Posted: December 2nd, 2021
Norwegian Parliament adopts amendment act establishing patent attorney client-attorney privilege, by Gunnar Meyer and Nora Bratheim, Wikborg Rein
The Norwegian Parliament has passed amendments to the Dispute Act and the Criminal Procedure Act extending the general client-privilege rules to patent attorneys. As an outline, patent attorneys now enjoy the same client-attorney privilege as lawyers. However, one should note that the extended privilege is limited to patent attorneys authorized as European Patent Attorneys.
Previously, client-attorney privilege under Norwegian law did not include patent attorneys. Consequently, advice and information shared with a patent attorney were in principle subject to the general obligation to provide access to all evidence relevant to the case, unless other exceptions were available. In order to bypass this obligation and still obtain a client-attorney privilege expiation, some patent attorneys included lawyers as a part of their team in each case.
The lack of client-attorney privilege for patent attorneys under Norwegian law caused a different and less favourable legal situation in Norway than in the other Nordic countries, Sweden, Denmark and Finland, and other European jurisdictions, such as UK and Germany. Beyond the general disadvantage in competition with foreign patent attorneys, the difficulties for Norwegian patent attorneys were particularly related to international matters including different jurisdictions, and where one jurisdiction requires a client-privilege under national law to establish a client-privilege exemption before said country’s courts. In such jurisdictions, advice and information exchanged with Norwegian patent attorneys were not covered by client-attorney privilege.
Noticing, among other factors, the disadvantages described above, The Norwegian Ministry of Justice presented this spring a proposal to extend the client-privilege rules under the Norwegian Dispute Act section 22-5 and the Norwegian Criminal Procedure Act section 119 to patent attorneys.
New amendment act establishing patent attorney client-privilege
This June, the Norwegian Parliament passed an amendment act in line with the amendments proposed by the Ministry of Justice and extended the client-privilege rules to patent attorneys. The amendment act was put into force on July 1.
As an outline, patent attorneys now enjoy the same client-attorney privilege as lawyers. The new client-attorney privilege rules apply both in civil matters and criminal matters.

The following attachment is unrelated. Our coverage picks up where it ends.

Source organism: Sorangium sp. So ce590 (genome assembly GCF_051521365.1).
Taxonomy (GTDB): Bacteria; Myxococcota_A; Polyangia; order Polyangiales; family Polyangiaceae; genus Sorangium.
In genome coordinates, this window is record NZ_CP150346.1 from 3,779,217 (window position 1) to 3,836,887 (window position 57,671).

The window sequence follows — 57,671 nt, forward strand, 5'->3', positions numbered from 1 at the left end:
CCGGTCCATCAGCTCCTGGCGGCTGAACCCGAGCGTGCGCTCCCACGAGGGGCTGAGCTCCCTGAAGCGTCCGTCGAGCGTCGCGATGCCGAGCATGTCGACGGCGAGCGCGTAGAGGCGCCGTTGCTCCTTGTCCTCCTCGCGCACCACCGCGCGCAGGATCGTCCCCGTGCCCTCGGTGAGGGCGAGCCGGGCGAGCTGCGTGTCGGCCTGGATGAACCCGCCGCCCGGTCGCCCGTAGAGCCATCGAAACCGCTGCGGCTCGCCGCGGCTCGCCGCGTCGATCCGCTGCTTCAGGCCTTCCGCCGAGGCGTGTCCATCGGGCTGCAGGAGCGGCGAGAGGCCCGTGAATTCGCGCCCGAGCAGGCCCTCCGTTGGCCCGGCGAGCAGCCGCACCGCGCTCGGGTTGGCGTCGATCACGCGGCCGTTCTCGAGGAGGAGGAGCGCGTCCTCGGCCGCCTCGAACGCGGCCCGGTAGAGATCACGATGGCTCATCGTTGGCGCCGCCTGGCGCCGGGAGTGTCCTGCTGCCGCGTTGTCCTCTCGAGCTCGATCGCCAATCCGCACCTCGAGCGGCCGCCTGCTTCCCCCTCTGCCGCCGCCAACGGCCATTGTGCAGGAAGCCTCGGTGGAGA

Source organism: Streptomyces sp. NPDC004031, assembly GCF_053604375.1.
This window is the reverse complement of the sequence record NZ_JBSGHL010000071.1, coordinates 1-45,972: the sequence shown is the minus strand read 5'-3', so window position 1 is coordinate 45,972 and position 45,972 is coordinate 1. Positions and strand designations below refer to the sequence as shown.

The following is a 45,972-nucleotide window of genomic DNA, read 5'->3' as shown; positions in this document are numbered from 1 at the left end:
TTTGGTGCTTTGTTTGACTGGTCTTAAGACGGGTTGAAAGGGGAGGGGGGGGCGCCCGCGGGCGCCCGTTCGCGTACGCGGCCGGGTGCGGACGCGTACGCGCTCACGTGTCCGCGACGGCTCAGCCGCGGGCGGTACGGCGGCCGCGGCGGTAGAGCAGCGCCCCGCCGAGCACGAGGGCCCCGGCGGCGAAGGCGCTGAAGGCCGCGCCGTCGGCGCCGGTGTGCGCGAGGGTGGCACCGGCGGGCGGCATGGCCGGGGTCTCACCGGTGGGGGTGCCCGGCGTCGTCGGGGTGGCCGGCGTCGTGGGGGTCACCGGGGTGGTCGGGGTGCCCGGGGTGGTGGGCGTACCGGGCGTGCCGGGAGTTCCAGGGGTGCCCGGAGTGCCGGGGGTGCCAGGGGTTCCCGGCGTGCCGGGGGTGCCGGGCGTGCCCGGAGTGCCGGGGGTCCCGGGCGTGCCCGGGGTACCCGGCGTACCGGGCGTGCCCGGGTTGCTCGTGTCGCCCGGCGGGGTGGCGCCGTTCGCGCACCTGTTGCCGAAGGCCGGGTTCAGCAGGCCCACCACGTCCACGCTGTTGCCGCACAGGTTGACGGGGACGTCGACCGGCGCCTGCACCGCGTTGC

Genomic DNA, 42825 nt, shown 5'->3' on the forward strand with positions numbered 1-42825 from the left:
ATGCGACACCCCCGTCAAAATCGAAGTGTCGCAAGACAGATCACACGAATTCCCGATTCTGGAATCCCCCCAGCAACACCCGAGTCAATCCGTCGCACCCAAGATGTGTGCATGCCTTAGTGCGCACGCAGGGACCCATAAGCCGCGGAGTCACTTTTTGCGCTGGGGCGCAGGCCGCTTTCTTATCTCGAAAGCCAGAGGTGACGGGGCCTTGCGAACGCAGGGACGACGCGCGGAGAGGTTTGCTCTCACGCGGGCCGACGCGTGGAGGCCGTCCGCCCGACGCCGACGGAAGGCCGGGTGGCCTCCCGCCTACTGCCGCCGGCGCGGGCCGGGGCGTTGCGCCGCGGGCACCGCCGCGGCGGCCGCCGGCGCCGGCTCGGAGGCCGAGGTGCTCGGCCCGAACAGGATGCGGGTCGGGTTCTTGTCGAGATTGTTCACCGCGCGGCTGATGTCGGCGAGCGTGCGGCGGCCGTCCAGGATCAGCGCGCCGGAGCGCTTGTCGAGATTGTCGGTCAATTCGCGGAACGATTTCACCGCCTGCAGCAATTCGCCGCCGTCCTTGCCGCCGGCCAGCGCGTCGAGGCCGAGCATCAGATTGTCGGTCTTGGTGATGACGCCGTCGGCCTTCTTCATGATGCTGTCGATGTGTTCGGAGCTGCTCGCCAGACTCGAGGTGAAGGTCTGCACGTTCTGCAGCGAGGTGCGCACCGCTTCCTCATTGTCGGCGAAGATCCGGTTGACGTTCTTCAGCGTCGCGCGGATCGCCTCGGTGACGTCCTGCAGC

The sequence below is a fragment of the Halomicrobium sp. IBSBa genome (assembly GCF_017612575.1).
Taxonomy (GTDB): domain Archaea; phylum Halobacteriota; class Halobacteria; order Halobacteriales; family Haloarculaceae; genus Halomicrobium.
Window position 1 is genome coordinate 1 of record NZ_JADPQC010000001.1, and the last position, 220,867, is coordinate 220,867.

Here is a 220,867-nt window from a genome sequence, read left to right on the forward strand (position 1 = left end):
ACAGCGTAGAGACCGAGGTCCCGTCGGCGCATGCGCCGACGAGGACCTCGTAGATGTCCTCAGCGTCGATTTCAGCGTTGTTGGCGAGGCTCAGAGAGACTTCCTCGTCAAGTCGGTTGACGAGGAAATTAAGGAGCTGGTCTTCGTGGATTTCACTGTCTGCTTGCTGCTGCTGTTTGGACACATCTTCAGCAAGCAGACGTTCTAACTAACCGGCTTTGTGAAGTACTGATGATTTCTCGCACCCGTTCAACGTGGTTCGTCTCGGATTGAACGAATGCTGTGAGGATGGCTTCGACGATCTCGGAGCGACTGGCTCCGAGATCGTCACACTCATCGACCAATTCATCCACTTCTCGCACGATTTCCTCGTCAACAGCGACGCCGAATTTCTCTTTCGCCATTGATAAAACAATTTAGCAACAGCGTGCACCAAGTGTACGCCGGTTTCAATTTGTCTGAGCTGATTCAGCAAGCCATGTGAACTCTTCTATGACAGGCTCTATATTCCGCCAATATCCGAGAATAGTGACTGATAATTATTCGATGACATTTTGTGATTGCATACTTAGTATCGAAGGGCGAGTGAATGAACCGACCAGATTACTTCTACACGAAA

Persons subject to the new client-attorney privilege
Patent attorney (in Norwegian, “patentrådgiver”) is not a protected title in Norway. Hence, the Norwegian legislator has chosen a similar solution as in Denmark, where there is also no national authorisation system, and limited the scope of the client-privilege to patent attorneys authorized as European Patent Attorneys by the European Patent Office. In their proposal, the Ministry of Justice reasons that a limitation to European Patent Attorneys is adequate to define a clear scope of persons with the relevant expertise, professional secrecy, and code of professional conduct. It also potentially encourages more Norwegian patent attorneys to qualify as European Patent Attorneys.
The client-attorney privilege applies regardless of the European Patent Attorney’s nationality, and includes attorneys working as in-house counsel. On the other hand, advisors not authorised as European Patent Attorneys, and neither qualified as lawyers, are not subject to the client-attorney privilege.
Information subject to client-attorney privilege
The client-attorney privilege under Norwegian law is limited to information related to the advisor’s capacity as a patent attorney, i.e. in connection with patent affairs, such as patentability assessments and freedom to operate analysis.
The client-attorney privilege does not apply to information a patent attorney receives when acting in another capacity, for instance, giving legal advice related to other legal fields than patent law or merely technical advice. In some matters, patent law interferes with other legal fields, such as protecting trade secrets or design or licensing agreements. Where patent law and other legal fields interact, the scope of the patent attorney’s client-attorney privilege depends on what role patent-related questions have compared to other legal fields; patent-related questions have to be the main part of the assignment for the information to be covered by the client-attorney privilege.